The LEGO community is full of people doing amazing things with LEGO, and it’s really hard to keep up with it all. The Builder Spotlight series aims to highlight not only some seriously amazing MOCs, but the builders themselves, and their inspirations! I recently had a chat with Letranger Absurde! I’m pretty excited about this one – I’m a big fan.
Tell me a bit about yourself!
My name’s Pacurar Andrei, I’m 29 and part of RoLUG.
How did your love of LEGO come about, and how long have you been a fan?
My initial interest in LEGO started when I decided to sell my childhood collection and started sorting. But the actual love part began once I joined the MOC-ing community and started building my own stuff. Can’t recall when this was exactly, but it must have been around 2011-2012, since 10210: Imperial Flagship was still in the market; one of those sets I regret never getting due to the price, but at that time it seemed insane to spend so much on a toy. Ah, how things change, now I waste that amount on Bricklink orders without much thought.
Did you go through the dreaded Dark Ages, and if so, what brought you out?
Yes, when I was young I stopped playing with bricks very early, I believe I was around 10-11. Luckily my parents never gave away the parts, otherwise I may not be here now.
Do you have a favourite LEGO theme or MOC subject matter?
I’m still drawn to the usual suspects (pirates, castle; partly nostalgia, partly who doesn’t love pirates?), but my main interest is in character builds. That being said, I’m very open to any subject matter and I can find something to like pretty much in any theme/style/subject.
Do you have a favourite MOC of your own?
My favorite is Room With A View; it’s one of those builds where every brick fell in the right place and when I revisit it, the first thing that pops in my mind is not what I’d change/what I’ve messed up (as opposed to most of my builds).
Any challenges in building them?
The biggest challenge is always the same – lack of parts.
How long did they take to build?
I couldn’t say, I never keep track. I probably built it during 3-4 days (that’s a loooong time frame for me, most of my models are one day builds).
That’s amazing! You must have an incredible eye for the different ways that parts can be used.
How many elements are there in that MOC?
Another thing I never keep track of. What I remember is that I had to order a tonne of those small corner panels for the window decorations and I kept miscounting how many I need, in the end I had to place 3 orders to get enough.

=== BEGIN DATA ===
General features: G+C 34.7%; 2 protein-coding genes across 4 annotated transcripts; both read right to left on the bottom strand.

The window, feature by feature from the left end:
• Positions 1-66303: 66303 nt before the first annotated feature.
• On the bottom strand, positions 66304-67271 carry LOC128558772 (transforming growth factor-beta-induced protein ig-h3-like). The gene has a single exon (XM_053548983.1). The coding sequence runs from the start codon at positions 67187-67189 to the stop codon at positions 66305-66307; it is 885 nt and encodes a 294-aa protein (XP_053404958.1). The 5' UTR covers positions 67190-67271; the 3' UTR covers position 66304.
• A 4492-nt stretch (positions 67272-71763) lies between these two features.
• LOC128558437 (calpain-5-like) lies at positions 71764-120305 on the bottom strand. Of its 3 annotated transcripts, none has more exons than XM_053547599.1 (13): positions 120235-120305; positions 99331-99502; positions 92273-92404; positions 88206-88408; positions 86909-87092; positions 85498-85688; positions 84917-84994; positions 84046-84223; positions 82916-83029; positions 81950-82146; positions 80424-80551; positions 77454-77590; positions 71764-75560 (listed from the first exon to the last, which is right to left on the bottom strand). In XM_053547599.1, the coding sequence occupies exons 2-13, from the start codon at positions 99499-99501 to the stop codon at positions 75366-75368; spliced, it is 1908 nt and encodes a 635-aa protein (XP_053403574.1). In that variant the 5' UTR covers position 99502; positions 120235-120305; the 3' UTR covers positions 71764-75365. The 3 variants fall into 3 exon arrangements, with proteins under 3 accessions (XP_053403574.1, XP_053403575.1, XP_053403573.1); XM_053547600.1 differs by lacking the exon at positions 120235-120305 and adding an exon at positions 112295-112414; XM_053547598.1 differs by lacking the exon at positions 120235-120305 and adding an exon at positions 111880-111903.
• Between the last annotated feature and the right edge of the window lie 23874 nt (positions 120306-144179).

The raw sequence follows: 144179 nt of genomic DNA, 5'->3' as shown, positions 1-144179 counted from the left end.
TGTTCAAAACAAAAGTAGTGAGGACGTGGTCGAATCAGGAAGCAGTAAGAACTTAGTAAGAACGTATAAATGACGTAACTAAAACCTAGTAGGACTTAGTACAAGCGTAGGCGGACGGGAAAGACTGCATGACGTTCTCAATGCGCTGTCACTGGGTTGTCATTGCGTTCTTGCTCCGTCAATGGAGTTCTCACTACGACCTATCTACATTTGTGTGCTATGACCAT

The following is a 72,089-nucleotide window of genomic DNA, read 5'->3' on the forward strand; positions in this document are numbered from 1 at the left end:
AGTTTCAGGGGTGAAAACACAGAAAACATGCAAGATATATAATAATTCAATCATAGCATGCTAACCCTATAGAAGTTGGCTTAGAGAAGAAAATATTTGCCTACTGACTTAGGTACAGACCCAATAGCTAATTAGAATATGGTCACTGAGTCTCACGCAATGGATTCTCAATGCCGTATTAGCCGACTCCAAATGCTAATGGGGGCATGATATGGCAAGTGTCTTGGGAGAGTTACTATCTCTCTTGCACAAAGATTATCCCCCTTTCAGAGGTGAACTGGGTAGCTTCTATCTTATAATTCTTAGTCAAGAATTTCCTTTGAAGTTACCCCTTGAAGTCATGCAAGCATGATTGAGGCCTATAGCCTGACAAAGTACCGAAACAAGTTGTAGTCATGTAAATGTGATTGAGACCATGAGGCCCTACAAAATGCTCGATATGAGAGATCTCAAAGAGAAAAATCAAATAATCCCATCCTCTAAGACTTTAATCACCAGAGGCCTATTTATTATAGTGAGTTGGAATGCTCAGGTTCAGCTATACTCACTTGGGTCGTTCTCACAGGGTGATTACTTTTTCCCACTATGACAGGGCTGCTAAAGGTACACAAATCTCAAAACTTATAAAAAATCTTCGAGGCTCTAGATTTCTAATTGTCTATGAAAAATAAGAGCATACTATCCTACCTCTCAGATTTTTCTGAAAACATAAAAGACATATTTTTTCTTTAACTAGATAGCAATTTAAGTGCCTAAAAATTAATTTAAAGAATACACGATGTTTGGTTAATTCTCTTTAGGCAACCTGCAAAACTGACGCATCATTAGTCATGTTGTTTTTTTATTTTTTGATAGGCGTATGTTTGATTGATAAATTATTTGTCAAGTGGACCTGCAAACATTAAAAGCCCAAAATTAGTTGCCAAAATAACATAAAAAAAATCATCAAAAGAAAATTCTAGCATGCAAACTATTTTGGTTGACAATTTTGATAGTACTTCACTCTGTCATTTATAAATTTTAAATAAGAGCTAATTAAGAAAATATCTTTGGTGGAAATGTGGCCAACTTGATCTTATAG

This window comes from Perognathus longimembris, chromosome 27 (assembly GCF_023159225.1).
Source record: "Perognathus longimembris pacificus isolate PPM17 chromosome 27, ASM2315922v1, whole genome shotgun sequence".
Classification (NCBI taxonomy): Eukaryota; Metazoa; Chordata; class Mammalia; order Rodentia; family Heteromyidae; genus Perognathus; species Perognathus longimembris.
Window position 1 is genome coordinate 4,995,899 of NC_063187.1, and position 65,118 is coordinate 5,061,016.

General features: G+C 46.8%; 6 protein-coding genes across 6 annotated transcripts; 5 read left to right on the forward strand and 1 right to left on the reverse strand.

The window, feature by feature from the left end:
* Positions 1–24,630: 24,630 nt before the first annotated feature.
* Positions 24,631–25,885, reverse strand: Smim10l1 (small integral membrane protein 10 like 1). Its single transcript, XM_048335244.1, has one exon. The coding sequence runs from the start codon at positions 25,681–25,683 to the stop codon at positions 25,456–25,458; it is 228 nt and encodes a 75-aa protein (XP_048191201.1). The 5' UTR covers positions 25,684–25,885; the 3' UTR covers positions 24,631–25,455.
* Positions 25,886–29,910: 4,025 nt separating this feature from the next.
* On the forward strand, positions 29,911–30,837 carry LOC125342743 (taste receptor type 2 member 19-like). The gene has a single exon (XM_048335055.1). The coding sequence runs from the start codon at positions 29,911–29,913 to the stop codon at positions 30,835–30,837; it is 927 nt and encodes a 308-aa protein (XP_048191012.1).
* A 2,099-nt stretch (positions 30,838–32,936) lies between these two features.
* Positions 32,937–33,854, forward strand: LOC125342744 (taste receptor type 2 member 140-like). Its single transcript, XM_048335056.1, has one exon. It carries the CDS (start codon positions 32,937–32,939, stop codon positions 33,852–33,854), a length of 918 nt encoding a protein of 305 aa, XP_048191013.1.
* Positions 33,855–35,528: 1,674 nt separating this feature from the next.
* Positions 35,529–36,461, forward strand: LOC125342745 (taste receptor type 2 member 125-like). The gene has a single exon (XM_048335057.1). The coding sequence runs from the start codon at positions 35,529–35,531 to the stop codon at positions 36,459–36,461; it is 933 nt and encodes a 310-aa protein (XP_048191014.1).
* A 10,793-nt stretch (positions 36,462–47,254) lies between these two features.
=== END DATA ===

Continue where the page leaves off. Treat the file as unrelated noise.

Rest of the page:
Any favourites from other builders?
I could spend the rest of my month writing if I were to point out my favourites. There’s a lot of creativity and talent in the community.
Do you work with a standard build process?
Dump the bricks and start building. Is there any more to it? 🙂
You’ve participated in Iron Builder, can you describe that experience?
It was definitely an interesting experience. I’ve also done the Mocathlon at the same time, it was just when we finished getting together the MA team, that Guy invited me to join IB. There was no way I was gonna pass that up (could hardly believe I was considered for it really, let alone invited) so I ended up stuck with both. It was real fun having to come up with uses for the part (the minifigure pitchfork) that also had to fit with the MA categories.
While it was an exhausting experience, it wasn’t as time consuming as it may seem. I did have time to do other things aside from building and it didn’t keep me up at night. The worst part was the last week when I was both fed up with the damn part, and started having no more ideas what to use it for. The ideas were not a problem in the first, by the time I was done with the first build, I already had a few lined up; it was more of a challenge doing them before Jimmy did.
Going against Jimmy was great, not only am I a big fan of his work, he’s also a great guy. I feel that I improved a lot during that time; having to get out of my comfort zone to integrate the part and the thought of going against such a great builder really pushed me to do my best and experiment a lot. I had to build things that are not my cup of tea, like the tank or try scales I haven’t played with before (Wolverine bust) amongst others.
I didn’t get too many seed parts, I don’t recall how many, but I had to order some more to be able to do some of the builds (the tank treads, the mill).
That’s really exciting. It’s always a great thing to watch unfold, and what makes it more fun is the witty comebacks between the builders! Do you come back with the one-liners first, and then build, or is it the other way around?
They haven’t played any role in the building part, I came up with them as I posted each build. It’s just a coincidence that some were a happy match with what either of us built.
What are you working on next?
I don’t have any immediate plans at the moment. What I want to do is continue my horror movie vignettes series, but for now it’s on hold until I get my hands on parts I need either for the build or for the minifigures. To give a spoiler, one I want to do if the lobby from Suspiria, for which a need a ton of pink in various shades. Also I want to focus more on scenes like Room With A View in the future, but that probably won’t happen for a while.
How can we keep up to date with what you’re working on and what you’ve done?
All of my builds are posted on Flickr. I don’t use Facebook or other social media.
Any advice for fellow LEGO fans?
My advice is always the same; build what you like and makes you happy, not just what’s popular.
Thanks so much for your time! It’s been really great to get to know your process more.
You’ll be sure to find more Letranger Absurde greatness in the future right here on BricktasticBlog.